A photonic crystal fiber (PCF) with high-quality graphene nano-particles uniformly dispersed in the hole cladding are demonstrated to passively mode-lock the erbium-doped fiber laser (EDFL) by evanescent-wave interaction. The few-layer graphene nano-particles are obtained by a stabilized electrochemical exfoliation at a threshold bias. These slowly and softly exfoliated graphene nano-particle exhibits an intense 2D band and an almost disappeared D band in the Raman scattering spectrum. The saturable phenomena of the extinction coefficient β in the cladding provides a loss modulation for the intracavity photon intensity by the evanescent-wave interaction. The evanescent-wave mode-locking scheme effectively enlarges the interaction length of saturable absorption with graphene nano-particle to provide an increasing transmittance ΔT of 5% and modulation depth of 13%. By comparing the core-wave and evanescent-wave mode-locking under the same linear transmittance, the transmittance of the graphene nano-particles on the end-face of SMF only enlarges from 0.54 to 0.578 with ΔT = 3.8% and the modulation depth of 10.8%. The evanescent wave interaction is found to be better than the traditional approach which confines the graphene nano-particles at the interface of two SMF patchcords. When enlarging the intra-cavity gain by simultaneously increasing the pumping current of 980-nm and 1480-nm pumping laser diodes (LDs) to 900 mA, the passively mode-locked EDFL shortens its pulsewidth to 650 fs and broadens its spectral linewidth to 3.92 nm. An extremely low carrier amplitude jitter (CAJ) of 1.2-1.6% is observed to confirm the stable EDFL pulse-train with the cladding graphene nano-particle based evanescent-wave mode-locking.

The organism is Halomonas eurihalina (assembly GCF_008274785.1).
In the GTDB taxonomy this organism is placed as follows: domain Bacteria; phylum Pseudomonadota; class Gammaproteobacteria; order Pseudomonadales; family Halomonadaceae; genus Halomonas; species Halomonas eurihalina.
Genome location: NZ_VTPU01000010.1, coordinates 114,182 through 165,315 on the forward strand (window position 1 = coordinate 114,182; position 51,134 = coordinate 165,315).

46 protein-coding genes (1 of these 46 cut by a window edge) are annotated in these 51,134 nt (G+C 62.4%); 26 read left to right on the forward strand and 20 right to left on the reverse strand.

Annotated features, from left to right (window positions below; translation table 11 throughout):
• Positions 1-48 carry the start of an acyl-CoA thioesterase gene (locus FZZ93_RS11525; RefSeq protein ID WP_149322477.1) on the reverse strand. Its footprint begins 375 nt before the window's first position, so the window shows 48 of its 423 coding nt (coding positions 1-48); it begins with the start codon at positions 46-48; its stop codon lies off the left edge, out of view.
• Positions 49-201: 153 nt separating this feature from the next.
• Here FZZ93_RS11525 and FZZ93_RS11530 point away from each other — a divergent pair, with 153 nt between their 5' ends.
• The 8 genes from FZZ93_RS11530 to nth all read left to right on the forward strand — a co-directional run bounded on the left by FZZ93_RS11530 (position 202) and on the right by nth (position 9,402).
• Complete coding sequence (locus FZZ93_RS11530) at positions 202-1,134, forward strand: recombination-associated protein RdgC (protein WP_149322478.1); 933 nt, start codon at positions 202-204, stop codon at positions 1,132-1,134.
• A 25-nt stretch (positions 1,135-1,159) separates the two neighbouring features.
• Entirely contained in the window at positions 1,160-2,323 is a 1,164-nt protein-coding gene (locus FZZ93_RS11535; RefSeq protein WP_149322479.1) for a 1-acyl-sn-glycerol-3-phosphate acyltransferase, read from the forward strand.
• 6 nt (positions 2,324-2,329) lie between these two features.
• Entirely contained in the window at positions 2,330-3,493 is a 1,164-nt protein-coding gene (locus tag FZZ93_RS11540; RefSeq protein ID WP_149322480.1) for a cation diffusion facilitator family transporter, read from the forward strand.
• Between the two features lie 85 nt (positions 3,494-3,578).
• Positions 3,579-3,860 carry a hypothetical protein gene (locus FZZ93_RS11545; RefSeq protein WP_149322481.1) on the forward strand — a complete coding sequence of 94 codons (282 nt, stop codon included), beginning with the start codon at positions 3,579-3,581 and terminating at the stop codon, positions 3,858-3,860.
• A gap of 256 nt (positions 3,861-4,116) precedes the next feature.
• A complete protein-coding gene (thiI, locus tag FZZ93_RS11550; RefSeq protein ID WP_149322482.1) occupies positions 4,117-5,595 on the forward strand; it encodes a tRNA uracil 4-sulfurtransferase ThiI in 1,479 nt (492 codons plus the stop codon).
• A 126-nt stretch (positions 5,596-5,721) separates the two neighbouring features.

© 2013 Optical Society of America
In addition to the graphene based saturable absorbers [1–9] for the passively mode-locked fiber lasers, the graphene nano-particle has shown its potential to be the mode-locker for erbium-doped fiber lasers (EDFLs) [10–12]. Because graphite is easily cleaved due to the weak coupling of van der Waals forces between each graphene plane, a convenient polishing method to triturate the graphene nano-particle from highly oriented pyrolytic graphite (HOPG) foil was demonstrated previously [10, 11]. The graphene nano-particle exhibits similar optical properties with graphene, such as fast carrier relaxation time, wideband absorption and superior thermal conductivity etc. In addition to reduce the size of graphene nano-particle for detuning the coverage ratio at the interacting cross-section area, the effect of layer number of the graphite or graphene on the saturable absorption was investigated to optimize the mode-locking performance. Bao et al. have studied that reducing the graphene layer number can enhance the mode-locking force of graphene saturable absorber, as attributed to the enlarged modulation depth and decreased linear absorbance. A stabilized and shortened mode-locking pulse is obtained by using an atomic-layer graphene as compared to that by a multilayer graphene [1, 13].
At current stage, the size shrinkage, layer number reduction and uniformity of graphene nano-particle can only be roughly controlled by the polishing conditions of mechanical trituration. In the case of fabricating graphene nano-particle saturable absorber, the few-layer and multilayer graphene nano-particles are co-existed after the mechanical polish process. Therefore, the layer number of graphene nano-particle must be decreased when considering it as a saturable absorber. Besides, the uniformity of graphene nano-particles is mandatory to precisely control the coverage ratio as well as linear insertion loss on the fiber end-face. These drawbacks were left the unsolved issues up to now. Recently, the electrochemical exfoliation has emerged as a simple solution-processed fabrication for obtaining few-layer graphene nano-particles from the graphite foil [14–16]. Su et al. used the electrochemical exfoliation to fabricate a large-scale and few-layer graphene sheet by setting the graphite foil as an electrode under a bias voltage of + 10V . However, the nonuniform graphene sheet with numerous structural defects is caused by the fast exfoliation mechanism at such high bias voltage.